Who Are The Bullies
While we think of bullies as physically intimidating, that may not be the case at work. Someone with power – supervisory responsibility, team leadership, tenure, or an aggressive personality– who exerts that power in an abusive manner to influence your behavior is bullying. Bullying can be peer to peer for no reason other than the need for attention, or as a response to jealousy, deep-seated resentment or a person’s emotional issues. Bullying can be associated with sexual, racial, age, or other forms of discrimination. Bullying occurs when you are personally confronted in an uncomfortable way, and you fear the consequences if you don’t act as the bully wants. The threat can be expressed or implied, but in either case you are being bullied if someone “gets in your face” in a personal, insulting, or intimidating manner.
What Bullying Looks Like
Bullying comes in all forms – name-calling, unwelcome kidding, physical intimidation, threats, harassment, and any other type of abuse. When it comes from a supervisor, a line must be drawn between that person’s authority and your personal rights, and you need to be clear on where that line is. The acid test is simple – if the way someone speaks to you or treats you causes you to feel uncomfortable or threatened, if it’s personal and unwelcome, then it’s bullying, even from a supervisor.
What To Do If You Are Being Bullied By A Coworker
The first step is to tell the bully to stop the behavior. Tell the person you will file a report if the behavior doesn’t stop. This may end it, but if not, you need to follow through and get help from your organization. If this brings further threats of harm or even harsher bullying, don’t back off. Bullying is not just your problem. Your employer has an equal stake in correcting the behavior. Request help from management in writing. Cite your fear of repercussions or even your fear for your safety. As with sexual harassment, go to the next level of management if needed.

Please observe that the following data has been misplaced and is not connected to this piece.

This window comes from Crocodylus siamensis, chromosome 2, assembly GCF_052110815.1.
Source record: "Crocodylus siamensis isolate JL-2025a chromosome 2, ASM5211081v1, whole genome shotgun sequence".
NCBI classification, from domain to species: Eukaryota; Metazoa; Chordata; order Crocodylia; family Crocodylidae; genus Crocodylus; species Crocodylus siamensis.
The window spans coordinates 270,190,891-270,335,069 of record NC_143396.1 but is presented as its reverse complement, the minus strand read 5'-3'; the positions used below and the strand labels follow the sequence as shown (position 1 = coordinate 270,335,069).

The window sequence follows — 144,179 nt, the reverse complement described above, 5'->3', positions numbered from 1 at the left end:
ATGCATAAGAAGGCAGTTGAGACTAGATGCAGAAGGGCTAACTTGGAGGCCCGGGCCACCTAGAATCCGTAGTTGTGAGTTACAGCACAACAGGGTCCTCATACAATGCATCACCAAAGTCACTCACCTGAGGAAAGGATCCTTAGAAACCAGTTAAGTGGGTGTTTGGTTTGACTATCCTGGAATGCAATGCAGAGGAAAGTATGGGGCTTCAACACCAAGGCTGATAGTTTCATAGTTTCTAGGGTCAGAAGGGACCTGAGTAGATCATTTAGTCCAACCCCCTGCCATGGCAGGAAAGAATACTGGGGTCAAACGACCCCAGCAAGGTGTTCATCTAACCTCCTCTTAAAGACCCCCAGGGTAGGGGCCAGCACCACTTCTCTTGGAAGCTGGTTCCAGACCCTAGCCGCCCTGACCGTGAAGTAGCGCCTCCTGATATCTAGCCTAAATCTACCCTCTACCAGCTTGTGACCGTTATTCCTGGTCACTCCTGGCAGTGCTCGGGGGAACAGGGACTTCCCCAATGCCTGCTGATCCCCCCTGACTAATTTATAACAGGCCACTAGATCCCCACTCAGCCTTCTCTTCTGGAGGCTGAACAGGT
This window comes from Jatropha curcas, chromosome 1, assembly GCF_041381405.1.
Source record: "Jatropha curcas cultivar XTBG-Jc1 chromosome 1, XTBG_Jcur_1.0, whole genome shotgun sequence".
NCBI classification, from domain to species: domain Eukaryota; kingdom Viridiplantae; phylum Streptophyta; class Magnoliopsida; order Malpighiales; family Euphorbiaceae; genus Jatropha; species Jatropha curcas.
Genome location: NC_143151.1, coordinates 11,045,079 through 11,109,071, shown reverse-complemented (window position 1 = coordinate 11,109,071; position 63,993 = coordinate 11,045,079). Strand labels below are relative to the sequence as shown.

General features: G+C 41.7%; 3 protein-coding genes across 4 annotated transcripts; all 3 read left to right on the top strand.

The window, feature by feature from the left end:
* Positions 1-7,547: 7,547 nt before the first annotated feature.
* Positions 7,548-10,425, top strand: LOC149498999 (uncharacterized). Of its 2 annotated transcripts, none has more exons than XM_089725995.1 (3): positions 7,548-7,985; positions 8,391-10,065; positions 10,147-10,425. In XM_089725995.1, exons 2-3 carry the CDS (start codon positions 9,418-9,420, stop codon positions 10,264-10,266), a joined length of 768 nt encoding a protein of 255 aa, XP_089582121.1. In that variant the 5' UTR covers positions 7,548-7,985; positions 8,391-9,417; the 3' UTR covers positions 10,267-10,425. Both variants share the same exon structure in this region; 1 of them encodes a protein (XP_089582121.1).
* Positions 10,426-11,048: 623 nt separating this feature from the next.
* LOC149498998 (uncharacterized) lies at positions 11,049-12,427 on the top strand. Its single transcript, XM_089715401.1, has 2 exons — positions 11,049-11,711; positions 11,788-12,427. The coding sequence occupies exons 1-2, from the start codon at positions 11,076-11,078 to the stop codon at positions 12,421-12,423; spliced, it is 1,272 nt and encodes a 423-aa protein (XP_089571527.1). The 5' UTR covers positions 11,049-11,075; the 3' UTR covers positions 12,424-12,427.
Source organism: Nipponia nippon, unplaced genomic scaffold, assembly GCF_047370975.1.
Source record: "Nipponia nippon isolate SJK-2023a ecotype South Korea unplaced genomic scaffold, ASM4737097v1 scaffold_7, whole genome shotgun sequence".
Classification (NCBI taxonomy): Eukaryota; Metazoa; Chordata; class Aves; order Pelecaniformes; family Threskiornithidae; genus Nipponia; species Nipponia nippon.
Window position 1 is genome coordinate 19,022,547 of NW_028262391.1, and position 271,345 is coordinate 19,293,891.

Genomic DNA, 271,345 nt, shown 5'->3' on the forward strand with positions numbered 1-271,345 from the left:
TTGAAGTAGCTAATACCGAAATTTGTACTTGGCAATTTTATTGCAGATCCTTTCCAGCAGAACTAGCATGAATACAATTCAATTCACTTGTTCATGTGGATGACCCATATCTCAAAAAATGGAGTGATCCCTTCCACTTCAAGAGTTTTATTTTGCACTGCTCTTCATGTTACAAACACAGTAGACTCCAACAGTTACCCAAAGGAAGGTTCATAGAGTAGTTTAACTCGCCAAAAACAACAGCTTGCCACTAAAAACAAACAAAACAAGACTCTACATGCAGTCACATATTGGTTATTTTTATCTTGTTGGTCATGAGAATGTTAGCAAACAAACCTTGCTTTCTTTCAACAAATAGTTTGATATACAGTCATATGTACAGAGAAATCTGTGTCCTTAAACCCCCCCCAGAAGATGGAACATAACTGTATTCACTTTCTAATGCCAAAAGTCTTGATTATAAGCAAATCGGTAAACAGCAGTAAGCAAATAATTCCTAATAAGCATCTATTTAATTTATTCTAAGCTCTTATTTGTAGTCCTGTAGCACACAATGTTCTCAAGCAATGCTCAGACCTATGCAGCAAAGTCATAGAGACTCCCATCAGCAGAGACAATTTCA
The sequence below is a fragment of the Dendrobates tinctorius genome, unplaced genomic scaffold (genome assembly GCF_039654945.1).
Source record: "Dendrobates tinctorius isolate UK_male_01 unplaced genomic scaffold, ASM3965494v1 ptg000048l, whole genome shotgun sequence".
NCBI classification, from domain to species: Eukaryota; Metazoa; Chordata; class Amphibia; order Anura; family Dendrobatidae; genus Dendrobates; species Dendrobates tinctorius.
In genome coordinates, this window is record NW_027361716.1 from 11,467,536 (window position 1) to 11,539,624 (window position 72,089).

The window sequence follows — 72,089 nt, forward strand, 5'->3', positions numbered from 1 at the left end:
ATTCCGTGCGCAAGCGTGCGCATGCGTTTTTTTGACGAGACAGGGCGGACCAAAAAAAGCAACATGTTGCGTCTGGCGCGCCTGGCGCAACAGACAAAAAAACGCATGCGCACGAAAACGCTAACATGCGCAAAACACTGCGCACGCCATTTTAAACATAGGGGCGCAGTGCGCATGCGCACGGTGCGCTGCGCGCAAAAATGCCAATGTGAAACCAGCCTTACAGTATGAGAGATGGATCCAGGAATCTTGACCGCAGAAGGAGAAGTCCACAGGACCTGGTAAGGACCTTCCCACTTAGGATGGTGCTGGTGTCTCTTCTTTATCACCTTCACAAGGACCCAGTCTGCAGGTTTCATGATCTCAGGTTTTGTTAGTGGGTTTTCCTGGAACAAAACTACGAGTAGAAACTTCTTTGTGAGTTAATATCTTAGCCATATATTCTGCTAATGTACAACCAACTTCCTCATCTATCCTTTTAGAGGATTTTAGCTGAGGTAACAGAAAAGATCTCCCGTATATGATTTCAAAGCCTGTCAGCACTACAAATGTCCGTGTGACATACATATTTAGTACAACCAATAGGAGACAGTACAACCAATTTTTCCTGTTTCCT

Bullying – When one worker physically or psychologically intimidates another for purposes of getting his or her way. It is a form of abuse. If it happens to you, you should know what to do about it.
What To Do If You Are Being Bullied By A Supervisor
If the bully is a supervisor, the response is very much the same, except that now you must document the abuse in writing, making sure you clearly differentiate between instructions that fall within the scope of the supervisor’s job and your rights to personal dignity and safety. If coworkers have witnessed the bullying, enlist their support. Talk to the supervisor about your concerns, but don’t threaten. If the behavior doesn’t stop, tell the person that you intend to bring this to the attention of a higher authority and that you’ve documented your observations and the affect on you. This may make things uncomfortable, but it should lead to a resolution. If it doesn’t, take your concerns to HR.
Get Help – Avoid Victimization
Top management does not want you to be bullied. Your morale is crucial to productivity, and bullying can lead to unwanted employment complaints and legal challenges. Everyone benefits when you are proactive, act early, and do not allow yourself to adapt to the victim role.
Find support inside or outside your organization so you can take the right steps to end bullying fast. Call your EAP to request guidance in addressing the bullying.